Wilfred Owen and Jessie Pope

One of the most famous poets of the First World War is Wilfred Owen. In one of his best remembered works Dulce Et Decorum Est Owen addresses a now obscure contemporary female writer, Jessie Pope. It should be noted that her war poems are not included in the anthology, although they would have provided contrast to the (12) female voices who give a less romantic portrayal of war. In her poem Who’s For A Game?, Pope pens: ‘Your country is up to her neck in a fight, And she’s looking and calling for you’. This echoes the sentiment of the Odes of the Roman poet Horace from whence the title of Owen’s poem is taken. Translated from Latin to English, dulce et decorum est pro patria mori means: ‘it is sweet and right (proper) to die for one’s country’. Owen accuses Pope of lying to children, ‘If you could hear [the effects of gas]… My friend, you would not tell with such high zest To children… The old lie…’. The motif of a game is a common device in patriotic poems to encourage young men to sign up for war, for instance in Sir Henry Newbolt’s poem, Play up! Play up! And play the game!

A Poem of My Own

As I am posting on a Sunday, something that I wasn’t sure about doing having joined a church that advocates strict observance of the Sabbath, I thought I should post something relevant to scripture. (In an effort to put any concerned minds at rest, I wrote the majority of this post yesterday). This poem presents two sides of a debate, representing a teenager’s struggle with the law of chastity (premarital sex).

Be with me, my darling love, until the waters cover the sea

I

Aren’t devout servants wished by our Sovereign Lord?
How obedient is marked rebellion?
Then why this reluctant chastity, so fraud?
I wish to admire but one Creation
And in so doing – worship its Creator.
Too young for marriage are we, by elders, deemed
Intent to be a dusty room’s curators.
Now it is less important than it seemed
This white band of metal is freely given.
If this law’s to prevent promiscuity,
Then know that my desire is by love, driven.
Be assured that I shall love you faithfully
I have vowed that I will know no other thus,
And by this act with you – I display my trust.

II

It’s considered an outdated tradition,
Yet still one that resonates in my heart
It’s part of my faith – making it part of me.
By understanding, my doubts, your worth is proved:
Respecting, conserving and even loving
My decision – despite your own frustration.
My heart is set, I’m yours ‘til death us do part
Even if yours changes, mine will constant be.
None can take your place, nor make my heart so moved
By a single touch, word or by saying nothing.
Dead would my heart be without you, my sun, my star;
Our parting, my heart, would permanently scar.
So Love, don’t leave me but come away tonight
Forget the world – for together, we are right.

This is one of the poems that I am the most unsure about. As I have mentioned in previous posts I don’t usually construct poems or consciously use literary techniques as I have here and I would really welcome any comments about how the poem presents.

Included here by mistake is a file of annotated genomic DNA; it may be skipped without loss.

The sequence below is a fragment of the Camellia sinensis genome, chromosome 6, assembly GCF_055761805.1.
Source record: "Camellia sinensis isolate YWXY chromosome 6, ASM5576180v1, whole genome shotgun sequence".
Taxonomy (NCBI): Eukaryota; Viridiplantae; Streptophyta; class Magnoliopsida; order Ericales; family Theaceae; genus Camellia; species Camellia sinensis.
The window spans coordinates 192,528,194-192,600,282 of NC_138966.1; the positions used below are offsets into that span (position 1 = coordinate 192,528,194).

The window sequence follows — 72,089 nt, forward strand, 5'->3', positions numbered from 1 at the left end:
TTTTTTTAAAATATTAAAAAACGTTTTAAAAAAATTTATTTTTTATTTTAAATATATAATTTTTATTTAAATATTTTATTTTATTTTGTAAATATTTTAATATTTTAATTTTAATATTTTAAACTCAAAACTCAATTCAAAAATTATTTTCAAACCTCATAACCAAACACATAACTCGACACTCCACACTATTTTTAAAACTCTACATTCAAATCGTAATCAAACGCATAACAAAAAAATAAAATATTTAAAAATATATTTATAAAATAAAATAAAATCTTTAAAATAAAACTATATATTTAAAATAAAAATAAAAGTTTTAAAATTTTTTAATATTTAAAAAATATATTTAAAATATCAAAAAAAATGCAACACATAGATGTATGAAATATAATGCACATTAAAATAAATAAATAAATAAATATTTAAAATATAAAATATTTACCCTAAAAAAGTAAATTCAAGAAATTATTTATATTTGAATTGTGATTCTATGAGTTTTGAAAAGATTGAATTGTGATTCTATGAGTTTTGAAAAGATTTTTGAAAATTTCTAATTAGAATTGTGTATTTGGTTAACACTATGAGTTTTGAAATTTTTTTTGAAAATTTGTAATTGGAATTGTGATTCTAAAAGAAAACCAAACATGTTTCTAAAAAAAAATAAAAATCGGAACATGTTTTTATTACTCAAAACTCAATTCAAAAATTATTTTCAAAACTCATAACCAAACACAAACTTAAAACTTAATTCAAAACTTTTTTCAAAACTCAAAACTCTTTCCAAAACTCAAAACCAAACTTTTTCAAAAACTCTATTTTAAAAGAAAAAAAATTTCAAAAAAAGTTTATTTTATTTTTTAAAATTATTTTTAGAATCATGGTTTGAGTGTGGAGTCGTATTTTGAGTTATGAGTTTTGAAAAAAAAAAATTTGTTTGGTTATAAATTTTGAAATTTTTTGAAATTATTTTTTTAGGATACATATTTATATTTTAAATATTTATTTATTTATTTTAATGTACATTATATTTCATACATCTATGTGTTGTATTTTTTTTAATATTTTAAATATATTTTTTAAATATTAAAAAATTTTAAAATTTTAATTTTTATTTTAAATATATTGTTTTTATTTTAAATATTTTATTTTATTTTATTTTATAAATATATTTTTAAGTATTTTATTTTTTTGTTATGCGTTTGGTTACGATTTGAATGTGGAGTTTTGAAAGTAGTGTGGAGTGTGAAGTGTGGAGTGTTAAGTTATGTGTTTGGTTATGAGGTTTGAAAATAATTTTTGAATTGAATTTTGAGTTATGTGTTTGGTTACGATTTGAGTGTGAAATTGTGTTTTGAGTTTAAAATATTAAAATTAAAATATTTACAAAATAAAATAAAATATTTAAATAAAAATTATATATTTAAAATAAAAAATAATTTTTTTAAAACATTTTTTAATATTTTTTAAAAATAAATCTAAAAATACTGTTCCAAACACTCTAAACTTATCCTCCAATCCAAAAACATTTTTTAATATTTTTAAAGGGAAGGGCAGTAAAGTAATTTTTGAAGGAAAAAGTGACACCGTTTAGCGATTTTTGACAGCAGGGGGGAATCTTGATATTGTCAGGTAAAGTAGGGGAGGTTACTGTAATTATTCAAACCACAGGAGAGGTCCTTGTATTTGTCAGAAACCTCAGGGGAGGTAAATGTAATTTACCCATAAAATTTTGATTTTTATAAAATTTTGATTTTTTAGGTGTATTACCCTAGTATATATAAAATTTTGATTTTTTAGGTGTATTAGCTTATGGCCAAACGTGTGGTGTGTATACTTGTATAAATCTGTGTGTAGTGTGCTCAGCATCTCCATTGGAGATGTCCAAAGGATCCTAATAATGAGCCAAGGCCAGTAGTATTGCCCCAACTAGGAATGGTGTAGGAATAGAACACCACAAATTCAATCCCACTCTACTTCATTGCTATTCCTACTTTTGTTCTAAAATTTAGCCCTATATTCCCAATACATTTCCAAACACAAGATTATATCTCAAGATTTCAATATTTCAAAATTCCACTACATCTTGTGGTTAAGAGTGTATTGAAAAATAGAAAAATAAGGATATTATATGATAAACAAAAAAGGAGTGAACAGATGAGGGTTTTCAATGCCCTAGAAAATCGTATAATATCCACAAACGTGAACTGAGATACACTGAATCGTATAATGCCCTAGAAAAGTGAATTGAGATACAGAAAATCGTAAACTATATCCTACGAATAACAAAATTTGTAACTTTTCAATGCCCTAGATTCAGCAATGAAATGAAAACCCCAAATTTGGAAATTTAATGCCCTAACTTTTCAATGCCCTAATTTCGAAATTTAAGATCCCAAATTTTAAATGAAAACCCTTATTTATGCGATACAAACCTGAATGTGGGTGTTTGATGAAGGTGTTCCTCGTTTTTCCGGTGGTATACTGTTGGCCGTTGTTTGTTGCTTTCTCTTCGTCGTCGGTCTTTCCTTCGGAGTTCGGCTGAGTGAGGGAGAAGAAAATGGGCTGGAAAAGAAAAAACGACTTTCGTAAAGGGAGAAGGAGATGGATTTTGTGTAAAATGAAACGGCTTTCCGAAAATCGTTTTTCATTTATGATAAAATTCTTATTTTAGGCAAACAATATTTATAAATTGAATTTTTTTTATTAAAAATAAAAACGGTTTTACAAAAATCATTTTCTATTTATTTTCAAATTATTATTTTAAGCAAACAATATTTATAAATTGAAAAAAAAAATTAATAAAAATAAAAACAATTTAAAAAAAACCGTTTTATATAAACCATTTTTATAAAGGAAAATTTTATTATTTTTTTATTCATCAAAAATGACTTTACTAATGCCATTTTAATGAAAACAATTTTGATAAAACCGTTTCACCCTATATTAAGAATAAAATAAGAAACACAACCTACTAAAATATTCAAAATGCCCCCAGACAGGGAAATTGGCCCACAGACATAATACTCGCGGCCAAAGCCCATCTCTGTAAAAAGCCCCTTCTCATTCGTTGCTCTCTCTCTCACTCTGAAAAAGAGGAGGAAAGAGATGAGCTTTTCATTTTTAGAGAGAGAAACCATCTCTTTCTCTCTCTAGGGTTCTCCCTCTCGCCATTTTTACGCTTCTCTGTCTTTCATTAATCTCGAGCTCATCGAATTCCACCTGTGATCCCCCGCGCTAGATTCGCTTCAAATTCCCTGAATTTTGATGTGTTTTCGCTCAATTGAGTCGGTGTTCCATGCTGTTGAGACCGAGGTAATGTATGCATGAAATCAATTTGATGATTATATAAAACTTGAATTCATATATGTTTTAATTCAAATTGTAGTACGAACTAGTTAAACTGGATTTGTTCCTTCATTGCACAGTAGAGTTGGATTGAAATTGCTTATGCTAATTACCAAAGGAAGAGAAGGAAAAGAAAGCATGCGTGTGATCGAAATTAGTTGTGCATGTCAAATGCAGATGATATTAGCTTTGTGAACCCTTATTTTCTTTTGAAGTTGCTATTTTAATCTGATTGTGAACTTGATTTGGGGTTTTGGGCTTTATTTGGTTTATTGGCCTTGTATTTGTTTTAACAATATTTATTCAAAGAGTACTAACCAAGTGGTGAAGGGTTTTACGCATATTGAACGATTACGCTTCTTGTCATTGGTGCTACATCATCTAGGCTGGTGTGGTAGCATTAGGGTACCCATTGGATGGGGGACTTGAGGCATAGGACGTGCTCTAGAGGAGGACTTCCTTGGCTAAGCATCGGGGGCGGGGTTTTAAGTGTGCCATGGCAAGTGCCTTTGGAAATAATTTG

Dreaming of the Temple: Part 2

If my last post was about Why (it wasn’t supposed to be it just came out that way) then this post is more along the lines of how. Not the mechanics of blogging (there are lots of good posts out there containing tips for new and future bloggers) but about the way I decided to go about my blog.

I settled on a name long before I decided to take the plunge and start sharing my thoughts and feelings on the internet. Dreaming of the Temple. For me it means a lot of things. I suppose it also represents the gradual evolution of the blog itself. My initial idea was to create a blog based around spirituality. More specifically my own encounters with missionaries and eventual conversion to The Church of Jesus Christ of Latter-Day Saints (popularly known as Mormons – not the ones with multiple wives, before you ask).

In The Church of Jesus Christ, the Temple is a very real, physical place. It is considered sacred and the ordinances and ceremonies that take place inside the building are not discussed beyond its walls. Some feel very uncomfortable about this (we are quite often referred to as a cult) but in reality it is just a continuation from the doctrinal principles that can be found in any aspect of Church literature, should you be so inclined to read it. The ultimate ordinance is known as a sealing. In essence, it is the belief that whilst marriage is ‘until death us do part’, a sealing makes that marriage last for eternity. I like to think of it as putting a GPS tag on my husband, making it easier to find him after we die.

Without turning this into a debate on the reality of life after death and the various different attitudes and perspectives surrounding the subject of religion, the crux of this initial blog idea was to map my journey to the Temple. I have been a member since the 21st of April 2016, but my conversion was certainly not complete when I got baptised. I had faith that that was were God wanted me to be, and that it was the Church I was meant to join, but a number of the doctrines were very far from what I had been brought up believing. Therefore, in this instance Dreaming of the Temple is very literal; I wanted to get there, but sometimes it seemed almost impossible.